(August 25, 2017) Dr. Eric Montie, Biology/Natural Sciences at USC Beaufort, was one of our recent REU recipients for his project, “Recording Estuarine Soundscapes to Investigate Phenological Shifts and Changes in Fish Reproduction Associated with Climate Variability.”
(Photo, left) From left to right, Bradshaw McKinney (USCB undergraduate), Ashlee Seder (USCB undergraduate), and Claire Mueller (USCB intern) seine the May River in search of young-of-the-year (YOY) silver perch, spotted seatrout, and red drum. Bradshaw's research is focusing on the appearance of YOY sciaenids (e.g., silver perch, spotted seatrout, and red drum) and how this pattern correlates with the timing of courtship sounds. Ashlee's research is using towed passive acoustic recorders and GIS mapping to create heat maps of biological sound in order determine the exact locations of spotted seatrout spawning aggregations. These data are helping us to understand how climate change may shift the timing of courtship sounds and reproduction of important recreational fisheries like spotted seatrout and red drum (USCB students supported by SC EPSCOR).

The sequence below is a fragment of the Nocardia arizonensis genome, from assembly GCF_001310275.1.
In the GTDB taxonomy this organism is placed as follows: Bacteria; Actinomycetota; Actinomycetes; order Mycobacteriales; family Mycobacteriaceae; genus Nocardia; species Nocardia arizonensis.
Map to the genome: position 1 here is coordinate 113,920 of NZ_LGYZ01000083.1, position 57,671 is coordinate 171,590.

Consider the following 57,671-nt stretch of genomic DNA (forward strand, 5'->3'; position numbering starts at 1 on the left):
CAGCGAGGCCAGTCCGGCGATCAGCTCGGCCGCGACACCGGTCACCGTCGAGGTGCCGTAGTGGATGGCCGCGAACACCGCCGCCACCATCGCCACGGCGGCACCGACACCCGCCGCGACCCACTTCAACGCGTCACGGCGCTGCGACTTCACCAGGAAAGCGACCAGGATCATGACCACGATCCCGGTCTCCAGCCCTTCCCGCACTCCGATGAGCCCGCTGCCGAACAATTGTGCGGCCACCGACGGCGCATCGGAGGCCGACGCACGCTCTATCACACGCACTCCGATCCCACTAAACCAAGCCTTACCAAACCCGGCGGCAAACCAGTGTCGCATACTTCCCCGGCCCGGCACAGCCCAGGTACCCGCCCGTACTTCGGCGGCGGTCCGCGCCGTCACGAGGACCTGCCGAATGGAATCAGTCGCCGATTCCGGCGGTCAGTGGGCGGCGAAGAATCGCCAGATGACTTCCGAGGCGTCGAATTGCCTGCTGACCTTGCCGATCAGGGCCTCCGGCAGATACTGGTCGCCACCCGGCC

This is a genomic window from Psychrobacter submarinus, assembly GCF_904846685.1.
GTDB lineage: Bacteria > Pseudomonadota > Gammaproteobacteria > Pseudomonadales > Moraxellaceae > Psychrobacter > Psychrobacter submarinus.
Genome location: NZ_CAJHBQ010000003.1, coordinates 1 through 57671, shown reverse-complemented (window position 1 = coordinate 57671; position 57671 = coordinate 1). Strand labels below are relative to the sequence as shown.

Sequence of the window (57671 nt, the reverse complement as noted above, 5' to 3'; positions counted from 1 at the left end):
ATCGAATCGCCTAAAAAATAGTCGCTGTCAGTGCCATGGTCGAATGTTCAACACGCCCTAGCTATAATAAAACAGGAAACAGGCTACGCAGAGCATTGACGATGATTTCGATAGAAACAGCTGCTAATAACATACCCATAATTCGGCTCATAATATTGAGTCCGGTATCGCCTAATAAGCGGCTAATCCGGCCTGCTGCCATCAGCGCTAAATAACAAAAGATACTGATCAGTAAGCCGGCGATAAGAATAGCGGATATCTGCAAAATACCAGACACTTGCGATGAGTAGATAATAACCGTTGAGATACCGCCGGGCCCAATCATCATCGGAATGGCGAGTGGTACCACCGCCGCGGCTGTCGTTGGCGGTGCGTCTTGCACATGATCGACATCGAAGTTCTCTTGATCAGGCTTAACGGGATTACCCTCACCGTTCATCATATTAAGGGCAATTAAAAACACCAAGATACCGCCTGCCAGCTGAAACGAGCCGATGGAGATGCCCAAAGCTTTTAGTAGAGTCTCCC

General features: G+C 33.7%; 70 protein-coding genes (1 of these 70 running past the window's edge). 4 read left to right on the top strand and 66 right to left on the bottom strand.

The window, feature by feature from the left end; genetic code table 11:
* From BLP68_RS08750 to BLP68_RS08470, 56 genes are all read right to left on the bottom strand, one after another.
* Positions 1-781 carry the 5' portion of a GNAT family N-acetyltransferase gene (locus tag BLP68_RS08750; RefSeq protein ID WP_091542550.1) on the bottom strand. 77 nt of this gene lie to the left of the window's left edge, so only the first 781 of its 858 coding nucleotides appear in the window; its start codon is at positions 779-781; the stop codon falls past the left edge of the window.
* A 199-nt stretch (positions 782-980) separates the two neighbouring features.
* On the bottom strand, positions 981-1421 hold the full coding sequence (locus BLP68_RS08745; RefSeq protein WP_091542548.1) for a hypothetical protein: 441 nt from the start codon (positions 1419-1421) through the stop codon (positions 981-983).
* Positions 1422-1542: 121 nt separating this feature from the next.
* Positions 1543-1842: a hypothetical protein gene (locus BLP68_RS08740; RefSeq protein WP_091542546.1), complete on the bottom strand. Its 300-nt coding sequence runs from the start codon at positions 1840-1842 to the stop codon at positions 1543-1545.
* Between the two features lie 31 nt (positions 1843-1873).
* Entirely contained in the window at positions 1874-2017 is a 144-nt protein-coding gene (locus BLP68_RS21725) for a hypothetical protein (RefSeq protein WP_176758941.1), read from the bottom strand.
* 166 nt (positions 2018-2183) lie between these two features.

(Photo, right) Dr. Montie (left) and Bradshaw McKinney (right) deploy DSG-Ocean acoustic recorders in Charleston Harbor, SC to monitor the impacts of anthropogenic noise on the acoustic communication of snapping shrimp, soniferous fish, and bottlenose dolphins (Funded by South Carolina Aquarium).
Click download PDF of REU Program Focus on Dr. Eric Montie